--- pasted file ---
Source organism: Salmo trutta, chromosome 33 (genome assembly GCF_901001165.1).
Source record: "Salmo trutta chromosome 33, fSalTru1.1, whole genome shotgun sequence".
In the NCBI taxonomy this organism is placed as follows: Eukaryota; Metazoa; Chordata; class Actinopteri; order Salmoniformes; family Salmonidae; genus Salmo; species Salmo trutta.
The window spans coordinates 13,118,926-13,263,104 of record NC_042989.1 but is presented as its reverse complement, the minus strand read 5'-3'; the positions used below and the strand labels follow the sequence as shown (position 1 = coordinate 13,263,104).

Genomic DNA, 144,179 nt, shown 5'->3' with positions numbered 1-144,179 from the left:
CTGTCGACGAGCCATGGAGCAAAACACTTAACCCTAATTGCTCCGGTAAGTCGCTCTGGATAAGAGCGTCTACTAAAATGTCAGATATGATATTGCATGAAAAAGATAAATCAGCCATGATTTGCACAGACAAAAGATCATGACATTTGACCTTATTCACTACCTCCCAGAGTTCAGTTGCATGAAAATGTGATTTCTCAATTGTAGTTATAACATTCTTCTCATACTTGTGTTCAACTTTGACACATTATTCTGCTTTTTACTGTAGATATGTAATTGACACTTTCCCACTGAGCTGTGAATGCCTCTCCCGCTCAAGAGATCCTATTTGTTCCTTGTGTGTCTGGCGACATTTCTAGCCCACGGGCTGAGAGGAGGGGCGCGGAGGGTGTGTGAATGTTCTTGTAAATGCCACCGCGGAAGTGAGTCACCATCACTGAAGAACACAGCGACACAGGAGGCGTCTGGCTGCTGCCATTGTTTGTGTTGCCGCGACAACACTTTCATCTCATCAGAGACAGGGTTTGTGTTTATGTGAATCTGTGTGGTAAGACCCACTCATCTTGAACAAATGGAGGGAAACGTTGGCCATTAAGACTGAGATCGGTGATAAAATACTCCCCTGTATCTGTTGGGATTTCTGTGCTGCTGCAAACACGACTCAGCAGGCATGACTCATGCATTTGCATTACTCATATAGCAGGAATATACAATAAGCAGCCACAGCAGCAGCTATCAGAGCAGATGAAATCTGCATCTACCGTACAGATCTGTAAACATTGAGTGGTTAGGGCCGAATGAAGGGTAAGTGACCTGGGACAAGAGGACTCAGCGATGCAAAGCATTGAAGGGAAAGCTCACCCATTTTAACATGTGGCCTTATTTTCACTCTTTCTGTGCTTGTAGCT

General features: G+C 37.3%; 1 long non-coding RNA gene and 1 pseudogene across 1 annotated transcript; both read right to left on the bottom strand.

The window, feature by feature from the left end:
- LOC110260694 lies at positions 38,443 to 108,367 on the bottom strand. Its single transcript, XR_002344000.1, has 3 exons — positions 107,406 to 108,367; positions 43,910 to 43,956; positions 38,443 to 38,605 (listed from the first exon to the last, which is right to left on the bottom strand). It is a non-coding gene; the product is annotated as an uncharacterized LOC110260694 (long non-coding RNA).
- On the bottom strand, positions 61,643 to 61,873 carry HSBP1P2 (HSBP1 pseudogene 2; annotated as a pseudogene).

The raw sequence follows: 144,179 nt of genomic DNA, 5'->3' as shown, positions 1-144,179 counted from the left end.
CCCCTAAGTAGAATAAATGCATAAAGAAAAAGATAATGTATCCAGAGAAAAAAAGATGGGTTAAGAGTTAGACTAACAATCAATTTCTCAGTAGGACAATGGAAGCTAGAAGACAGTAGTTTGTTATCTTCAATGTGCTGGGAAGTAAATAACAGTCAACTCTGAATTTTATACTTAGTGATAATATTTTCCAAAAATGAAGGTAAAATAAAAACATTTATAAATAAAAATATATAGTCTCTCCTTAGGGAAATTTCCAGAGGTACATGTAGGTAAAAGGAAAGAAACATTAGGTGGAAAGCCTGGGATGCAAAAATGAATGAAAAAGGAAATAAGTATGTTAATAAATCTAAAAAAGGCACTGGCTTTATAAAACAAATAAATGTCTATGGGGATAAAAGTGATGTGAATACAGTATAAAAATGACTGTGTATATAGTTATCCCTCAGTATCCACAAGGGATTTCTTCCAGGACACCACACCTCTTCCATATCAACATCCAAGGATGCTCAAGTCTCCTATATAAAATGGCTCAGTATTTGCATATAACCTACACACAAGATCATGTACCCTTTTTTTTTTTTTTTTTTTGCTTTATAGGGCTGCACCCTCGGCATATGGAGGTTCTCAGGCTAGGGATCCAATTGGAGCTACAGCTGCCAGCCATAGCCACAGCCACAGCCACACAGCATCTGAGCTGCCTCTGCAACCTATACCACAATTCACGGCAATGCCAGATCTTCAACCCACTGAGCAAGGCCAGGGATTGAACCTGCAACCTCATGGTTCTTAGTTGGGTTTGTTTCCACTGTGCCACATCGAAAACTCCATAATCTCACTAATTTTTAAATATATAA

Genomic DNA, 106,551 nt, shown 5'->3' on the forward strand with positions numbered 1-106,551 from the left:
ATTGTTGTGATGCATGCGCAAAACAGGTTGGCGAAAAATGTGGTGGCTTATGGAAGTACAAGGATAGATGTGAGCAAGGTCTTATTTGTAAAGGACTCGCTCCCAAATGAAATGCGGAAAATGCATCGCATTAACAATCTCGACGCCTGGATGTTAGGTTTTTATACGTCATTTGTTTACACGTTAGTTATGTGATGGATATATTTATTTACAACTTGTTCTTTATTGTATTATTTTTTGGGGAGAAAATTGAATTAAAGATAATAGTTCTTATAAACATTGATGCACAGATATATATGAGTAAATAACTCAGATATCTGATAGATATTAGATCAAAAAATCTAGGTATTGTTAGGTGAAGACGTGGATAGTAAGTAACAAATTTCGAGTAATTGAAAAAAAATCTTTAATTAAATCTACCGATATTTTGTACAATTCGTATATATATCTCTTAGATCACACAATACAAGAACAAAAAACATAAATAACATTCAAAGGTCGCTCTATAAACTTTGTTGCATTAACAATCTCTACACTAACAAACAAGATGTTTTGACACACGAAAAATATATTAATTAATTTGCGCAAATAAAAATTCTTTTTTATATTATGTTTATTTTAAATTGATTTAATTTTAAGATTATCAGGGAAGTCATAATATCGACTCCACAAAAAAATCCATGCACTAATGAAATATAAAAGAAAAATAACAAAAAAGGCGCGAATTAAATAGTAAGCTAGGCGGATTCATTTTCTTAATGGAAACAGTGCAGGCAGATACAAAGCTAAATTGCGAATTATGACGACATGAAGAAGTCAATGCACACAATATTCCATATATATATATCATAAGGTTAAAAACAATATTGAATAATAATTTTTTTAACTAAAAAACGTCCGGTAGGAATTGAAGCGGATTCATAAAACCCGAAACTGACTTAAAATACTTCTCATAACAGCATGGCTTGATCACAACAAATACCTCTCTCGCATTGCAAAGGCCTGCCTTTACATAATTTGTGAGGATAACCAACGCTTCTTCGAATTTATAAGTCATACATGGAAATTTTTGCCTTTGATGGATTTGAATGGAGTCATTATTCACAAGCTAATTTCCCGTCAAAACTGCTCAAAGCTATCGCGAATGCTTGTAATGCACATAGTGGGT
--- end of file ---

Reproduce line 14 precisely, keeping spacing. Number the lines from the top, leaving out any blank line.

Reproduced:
ATTGTTGTGATGCATGCGCAAAACAGGTTGGCGAAAAATGTGGTGGCTTATGGAAGTACAAGGATAGATGTGAGCAAGGTCTTATTTGTAAAGGACTCGCTCCCAAATGAAATGCGGAAAATGCATCGCATTAACAATCTCGACGCCTGGATGTTAGGTTTTTATACGTCATTTGTTTACACGTTAGTTATGTGATGGATATATTTATTTACAACTTGTTCTTTATTGTATTATTTTTTGGGGAGAAAATTGAATTAAAGATAATAGTTCTTATAAACATTGATGCACAGATATATATGAGTAAATAACTCAGATATCTGATAGATATTAGATCAAAAAATCTAGGTATTGTTAGGTGAAGACGTGGATAGTAAGTAACAAATTTCGAGTAATTGAAAAAAAATCTTTAATTAAATCTACCGATATTTTGTACAATTCGTATATATATCTCTTAGATCACACAATACAAGAACAAAAAACATAAATAACATTCAAAGGTCGCTCTATAAACTTTGTTGCATTAACAATCTCTACACTAACAAACAAGATGTTTTGACACACGAAAAATATATTAATTAATTTGCGCAAATAAAAATTCTTTTTTATATTATGTTTATTTTAAATTGATTTAATTTTAAGATTATCAGGGAAGTCATAATATCGACTCCACAAAAAAATCCATGCACTAATGAAATATAAAAGAAAAATAACAAAAAAGGCGCGAATTAAATAGTAAGCTAGGCGGATTCATTTTCTTAATGGAAACAGTGCAGGCAGATACAAAGCTAAATTGCGAATTATGACGACATGAAGAAGTCAATGCACACAATATTCCATATATATATATCATAAGGTTAAAAACAATATTGAATAATAATTTTTTTAACTAAAAAACGTCCGGTAGGAATTGAAGCGGATTCATAAAACCCGAAACTGACTTAAAATACTTCTCATAACAGCATGGCTTGATCACAACAAATACCTCTCTCGCATTGCAAAGGCCTGCCTTTACATAATTTGTGAGGATAACCAACGCTTCTTCGAATTTATAAGTCATACATGGAAATTTTTGCCTTTGATGGATTTGAATGGAGTCATTATTCACAAGCTAATTTCCCGTCAAAACTGCTCAAAGCTATCGCGAATGCTTGTAATGCACATAGTGGGT